If we were to look past all the stereotypes, perceptions, biases and rhetoric, and dispassionately rate U.S. and Indian programmers, which group would we find to be the more highly skilled?
The results of what appears to be the first quantifiable study to address that question have been released by GILD, a social networking and career advancement site for developers worldwide. The key finding: Indian developers have better math and logic skills, and U.S. developers have better Web programming skills. Here are some of the particulars:
- Indian developers outscore U.S. developers on analytical skills like math and logic by 11 percent.
- U.S. programmers slightly outperform Indian programmers on mainstream programming languages including C (8 percent higher), Java (9 percent higher) and SQL (9 percent higher).
- U.S. professionals score significantly higher on Web programming languages: 53 percent higher on advanced PHP; 27 percent higher on advanced HTML.
- U.S. tech professionals are 33 percent better than their Indian counterparts at English communication skills.
The study was based on over 1 million examinations taken by nearly 500,000 developers. I spoke on Tuesday with GILD CEO Sheeroy Desai (who, in case you're wondering, is a U.S. citizen born in Pakistan), and he explained where the data came from:
This is data that we have collected over the course of the past couple of years. These are developers, users on GILD, taking our tests-the tests have all been developed by us. We've been developing these tests for a number of years, in different technology fields. We've worked with companies like Oracle, SAP and Sapient to prove that these tests are representative of how people perform on the job.
In GILD's announcement of the study, Desai stated that "America still holds a strong lead when it comes to Web development, but I suspect the gap will narrow over the next few years." I asked him what it is that makes him suspect the gap will narrow, and he said that assessment is based on what has happened historically:
Unfortunately we don't have the benefit of having done a study with the more mainstream programming languages, say, five years ago. But I guarantee you-and this is anecdotal, from my own experience-if we had had access to this data five years ago and done a similar study, we probably would have found that U.S. programmers were quite a distance ahead of Indian programmers on languages like C, Java and SQL. And today that gap has narrowed considerably. Through that experience, I believe that when it comes to newer technologies, five years from now that gap will have narrowed quite a bit as well. At the same time, I think new technologies will develop over that period of time, and I'm pretty sure U.S. programmers will have an edge with those newer technologies as they're developed. So it's really looking at what has happened historically, and predicting what I think is going to happen in the future.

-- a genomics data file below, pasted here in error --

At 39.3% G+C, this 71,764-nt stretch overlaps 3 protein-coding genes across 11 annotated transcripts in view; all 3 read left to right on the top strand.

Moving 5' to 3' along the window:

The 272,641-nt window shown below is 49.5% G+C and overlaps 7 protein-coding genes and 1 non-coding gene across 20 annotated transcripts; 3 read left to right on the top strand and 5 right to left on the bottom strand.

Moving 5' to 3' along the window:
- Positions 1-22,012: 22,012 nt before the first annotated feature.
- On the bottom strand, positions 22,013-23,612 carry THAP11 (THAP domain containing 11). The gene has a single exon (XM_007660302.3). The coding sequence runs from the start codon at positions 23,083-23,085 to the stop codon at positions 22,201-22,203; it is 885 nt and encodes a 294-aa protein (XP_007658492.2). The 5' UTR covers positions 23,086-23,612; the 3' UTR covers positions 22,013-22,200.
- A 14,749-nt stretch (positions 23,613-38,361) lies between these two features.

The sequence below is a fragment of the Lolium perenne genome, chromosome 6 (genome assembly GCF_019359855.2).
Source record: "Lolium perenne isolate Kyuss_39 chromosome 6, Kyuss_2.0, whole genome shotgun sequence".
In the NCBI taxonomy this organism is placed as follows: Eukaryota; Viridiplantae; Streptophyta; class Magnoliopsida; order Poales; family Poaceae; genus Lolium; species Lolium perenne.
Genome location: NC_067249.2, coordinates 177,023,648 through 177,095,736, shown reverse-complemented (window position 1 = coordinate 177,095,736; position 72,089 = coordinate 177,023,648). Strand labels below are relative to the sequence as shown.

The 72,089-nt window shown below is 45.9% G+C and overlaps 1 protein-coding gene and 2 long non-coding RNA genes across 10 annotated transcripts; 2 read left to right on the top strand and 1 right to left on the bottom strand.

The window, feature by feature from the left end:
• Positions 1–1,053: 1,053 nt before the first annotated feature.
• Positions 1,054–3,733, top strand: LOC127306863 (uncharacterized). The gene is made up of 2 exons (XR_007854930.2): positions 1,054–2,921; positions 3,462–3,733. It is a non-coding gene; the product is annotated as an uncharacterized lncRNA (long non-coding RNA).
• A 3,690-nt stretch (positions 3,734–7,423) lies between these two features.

That the gap has narrowed, Desai said, is attributable simply to Indian programmers having gained more experience:
More programmers in India over the last few years have been using the more mainstream programming languages like C, C++, Java. As more and more programmers come into the market, they get the opportunity to program in those languages, and get proficient. I still say the biggest advantage the U.S. has over India is that the U.S. has a lot more programmers in an environment where they're using these newer technologies. If you look at Web technologies, the reason there's such a big gap is that right now in the U.S., there are so many programmers in Silicon Valley, Boston and other parts of the country who are spending most of their time programming in these newer technologies. Whereas in India, people are still using more traditional technologies. Companies in India say they're looking for Java programmers. You come to Silicon Valley, companies are looking for [skills in] PHP and Ruby on Rails. So it's really a matter of how much practice people are getting.
I asked Desai if the findings of the study would indicate that jobs requiring skills in math and logic are best outsourced to India, while jobs requiring skills in Web programming are best kept onshore. He said he wouldn't make the distinction that way:
There are a lot of perceptions out there -- and I really think "perceptions" is the right word-about what programmers and developers in the U.S. are stronger at, and what programmers and developers in India are stronger at. What we are trying to do is really go past some of those perceptions, some of those myths, and look at hard data. We really believe this is the first study done by anyone that is this comprehensive. When we look at this hard data, what we have discovered is when it comes to math and logic skills, Indian developers definitely seem to outperform U.S. developers. When it comes to programming, U.S. developers are better. The fact is, for any given job, you need a mix of those skills. So I would look at this data and say, if you have jobs that require strong analytical skills and you're looking for more mainstream programmers, you probably can't go wrong in India. On the other hand, if you're looking at jobs that require a more creative skill set, and are more Web technology-oriented, you're probably better off sticking with the U.S.
So it seems that more than anything, the study lent credence to a lot of existing perceptions. Desai said none of the findings really surprised him:
I think it's fairly consistent with some of the perceptions that are out there. I think it was good to get some real hard data around it. I don't think most people will look at these findings and say they're dramatically surprising. I think all we have really done is quantify the gap in skill sets. And I think that's a good thing.